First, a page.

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I love c# for programming applications (I consider myself intermediate with c#, and a bit less with C/C++, but am only learning, nothing real yet in the arena), and I used to like it until i discovered "anyone" who understand MSIL (not an easy task to learn neither) could decompile my code. I don’t really care about someone decompiling my code, but my utter concern is the security for my eventual program users. I know obfuscators exist, and I even know of one or two that are really good, I hear (even if they only delay a decompiling).

For example, if I want to decrypt something using c#, some where in the code the key should be, making it a danger for anyone who use my program (someone who know someone who encrypted the file using my program could decrypt it by researching on my MSIL code, finding my key). Then, the developing of massive applications that encrypt/decrypt stuff (or OpenSSL) is insane with c#, I think, for this reason.

I mean, most users won’t know what language was used to make that exe, but a bunch of people are able to program n c#, and an elite of this people can read MSIL, and a minority of this elite would like to hack what ever is possible to hack. Of those people who like to hack, some of them can do it with perverse intentions (in a value-less world where we live that shouldn’t surprise anyone).

So, if I want to make a program that download a file from the internet, someone could interfere the transmission and do some evil, even if I use OpenSSL with c#, because somewhere in the c# file is the key. I know avoiding hacking is probably impossible, but it looks like c# is a very unsecure way.

Does it happen with Java? (Java has the same “interpreting” and “decompile” structure as C#); I mean, the fact that the key is visible in Java (with some educated eye) some where in the building file? Or does Java use some C/C++ based API that makes it harder (way harder) to decompile the file where the key is and so making it hard to get the key?

Is my only option to write my program with c/c++? Because if so, my only option is C++Builder, since its a hell to even try to watch (and less to learn) MFC/OWL code; I mean: I cant hardly think of someone who could like MFC/OWL programming. In fact, I suppose Assembly could be of more interest in the today programming world.

So, here I am, wanting to find someone who could explain me better a way to store securely crypto keys for encrypting/decrypting or to use OpenSSL with c#. Or even with Java. I would like to confirm that C/C++ is the only way of really using these features with some security for decompiling reasons (as other compiled programming languages, i.e. Delphi).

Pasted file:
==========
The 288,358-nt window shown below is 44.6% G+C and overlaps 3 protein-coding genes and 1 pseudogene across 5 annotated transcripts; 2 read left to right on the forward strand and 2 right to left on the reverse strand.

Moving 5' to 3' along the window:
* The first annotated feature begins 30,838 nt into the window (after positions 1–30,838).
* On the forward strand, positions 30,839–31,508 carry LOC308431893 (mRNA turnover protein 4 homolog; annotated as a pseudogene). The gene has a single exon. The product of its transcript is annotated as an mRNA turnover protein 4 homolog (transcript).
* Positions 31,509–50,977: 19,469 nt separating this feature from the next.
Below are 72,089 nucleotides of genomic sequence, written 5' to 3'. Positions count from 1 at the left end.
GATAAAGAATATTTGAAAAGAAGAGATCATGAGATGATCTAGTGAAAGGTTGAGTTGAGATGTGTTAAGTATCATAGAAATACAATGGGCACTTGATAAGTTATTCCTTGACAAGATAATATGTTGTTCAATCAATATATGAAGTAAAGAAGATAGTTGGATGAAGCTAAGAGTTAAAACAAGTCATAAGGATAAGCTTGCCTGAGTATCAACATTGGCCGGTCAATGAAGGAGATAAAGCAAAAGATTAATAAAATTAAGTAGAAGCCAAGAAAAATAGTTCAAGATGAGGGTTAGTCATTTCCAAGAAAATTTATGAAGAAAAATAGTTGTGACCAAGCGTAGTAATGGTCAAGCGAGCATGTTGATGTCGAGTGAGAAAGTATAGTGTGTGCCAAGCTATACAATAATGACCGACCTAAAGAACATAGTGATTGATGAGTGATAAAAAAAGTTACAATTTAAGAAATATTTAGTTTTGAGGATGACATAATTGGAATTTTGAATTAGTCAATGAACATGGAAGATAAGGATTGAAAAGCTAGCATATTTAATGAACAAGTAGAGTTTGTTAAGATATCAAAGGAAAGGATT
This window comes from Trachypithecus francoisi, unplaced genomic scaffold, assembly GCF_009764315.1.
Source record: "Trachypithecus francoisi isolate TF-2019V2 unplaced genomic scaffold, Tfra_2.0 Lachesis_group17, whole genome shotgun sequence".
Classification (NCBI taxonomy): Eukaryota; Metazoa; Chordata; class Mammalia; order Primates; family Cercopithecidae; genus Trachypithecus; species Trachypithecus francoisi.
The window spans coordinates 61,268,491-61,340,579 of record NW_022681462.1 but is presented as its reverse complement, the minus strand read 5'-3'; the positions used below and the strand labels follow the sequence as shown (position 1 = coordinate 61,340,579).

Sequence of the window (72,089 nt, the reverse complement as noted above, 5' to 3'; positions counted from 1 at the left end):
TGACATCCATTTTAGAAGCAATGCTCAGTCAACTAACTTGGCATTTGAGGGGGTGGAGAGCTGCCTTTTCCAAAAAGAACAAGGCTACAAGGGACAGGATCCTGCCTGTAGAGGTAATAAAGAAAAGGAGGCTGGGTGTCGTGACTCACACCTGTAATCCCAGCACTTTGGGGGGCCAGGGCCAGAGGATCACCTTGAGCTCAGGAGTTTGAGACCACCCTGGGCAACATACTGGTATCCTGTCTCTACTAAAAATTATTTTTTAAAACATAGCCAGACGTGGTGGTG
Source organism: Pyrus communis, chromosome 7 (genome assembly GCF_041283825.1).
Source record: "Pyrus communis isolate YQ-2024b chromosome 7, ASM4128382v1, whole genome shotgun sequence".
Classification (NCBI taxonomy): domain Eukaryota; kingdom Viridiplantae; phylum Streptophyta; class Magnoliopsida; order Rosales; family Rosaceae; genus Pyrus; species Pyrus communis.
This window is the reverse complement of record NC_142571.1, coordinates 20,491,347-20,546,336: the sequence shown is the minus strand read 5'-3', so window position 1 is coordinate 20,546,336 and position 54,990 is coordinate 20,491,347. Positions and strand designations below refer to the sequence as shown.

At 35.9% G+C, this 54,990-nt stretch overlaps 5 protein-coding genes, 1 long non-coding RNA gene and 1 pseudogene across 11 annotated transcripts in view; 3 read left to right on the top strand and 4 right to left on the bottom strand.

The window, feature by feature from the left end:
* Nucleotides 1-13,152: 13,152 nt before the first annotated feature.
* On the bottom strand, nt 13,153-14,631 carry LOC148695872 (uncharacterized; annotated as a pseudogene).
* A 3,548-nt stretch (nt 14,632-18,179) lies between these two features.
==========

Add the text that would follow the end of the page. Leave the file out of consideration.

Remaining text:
If anyone knows a site where I can find precise information about the subtle reasoning I suppose I have done (specially one that shows am wrong in my analysis), please tell me. If any one can confirm my analysis, please confirm. If anyone find any hole in my analysis, again, please tell me, and where to find more information that rule me to get a better understanding of all this.

Am sorry for making this philosophical computer programming question that long.

Thank you,

McNaddy

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in a value-less world where we live Awww cheer up, we are here to help you out :D –  AaronLS Aug 16 '11 at 4:25
    
Assuming the files you are downloading from the internet are ones you have produced yourself, see this question on safely downloading your own update files. My answer explains why it may be OK to use self-signing rather than buying a certificate from a signing authority. It's tagged c, but there's no code so that doesn't matter. –  Brian Aug 16 '11 at 15:22

5 Answers 5

Could I hide the encryption key of a c# exe securely (in a way that can't be decompiled in any known way), as in C/C++?

No. You can't do that in any language.

The .NET security system is designed to protect benign users from hostile code. You are trying to protect benign code from hostile users. You simply cannot do that, so don't even try. If you have a secret, do not share it with anyone.

The purpose of crypto is to leverage the secrecy of some private key into the secrecy of a text. If that is not the security problem you face, crypto is the wrong tool. Explain the security problem you actually have and someone here can help you solve it.

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Eric: Yes, that is the security problem I am attacking. Am just trying to understand all this about cryptography. It is easy to use the Crypto classes, but it's harder to make smart choices on protecting the user from evil hackers. Is there any book you recommend me to read that tell me the ABC's of smart cryptography and security decissions for desktop applications that require data from servers (like OpenSSL)? (specially on C#) Thank you very much for your answers, it had helped me... –  McNaddy Aug 16 '11 at 3:30
    
@McNaddy: I gather that you wish to communicate securely between a client that is not trusted by the server, and a server that is trusted by the client. I presume you wish to ensure that (1) the client is really talking to the server, and (2) that the communications cannot be read by attackers, and (3) attempts to change the message by attackers will be detected. You seem to have some idea that you need to store a key in a program to do so. Why do you have this false belief? SSL does not work by storing keys. It generates session keys at runtime. –  Eric Lippert Aug 16 '11 at 3:50
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@McNaddy: SSL works because the server's public key is known (because its certificate chains to a trusted root cert). The client generates a random session key which is only used once; the session key is encrypted with the server's public key and sent to the server. The server is the only one that can decrypt it, with the private key. Now the client and the server have a session key known to both, and they then use that session key to encrypt and decrypt the communications for that session. The program using SSL does not store any key anywhere. –  Eric Lippert Aug 16 '11 at 3:55
    
Eric: Ok, thank you!! right now am analyzing all the informations i have got... am researching, and coming back soon... with smarter questions... ha ha ha :) thank you, Eric –  McNaddy Aug 16 '11 at 3:56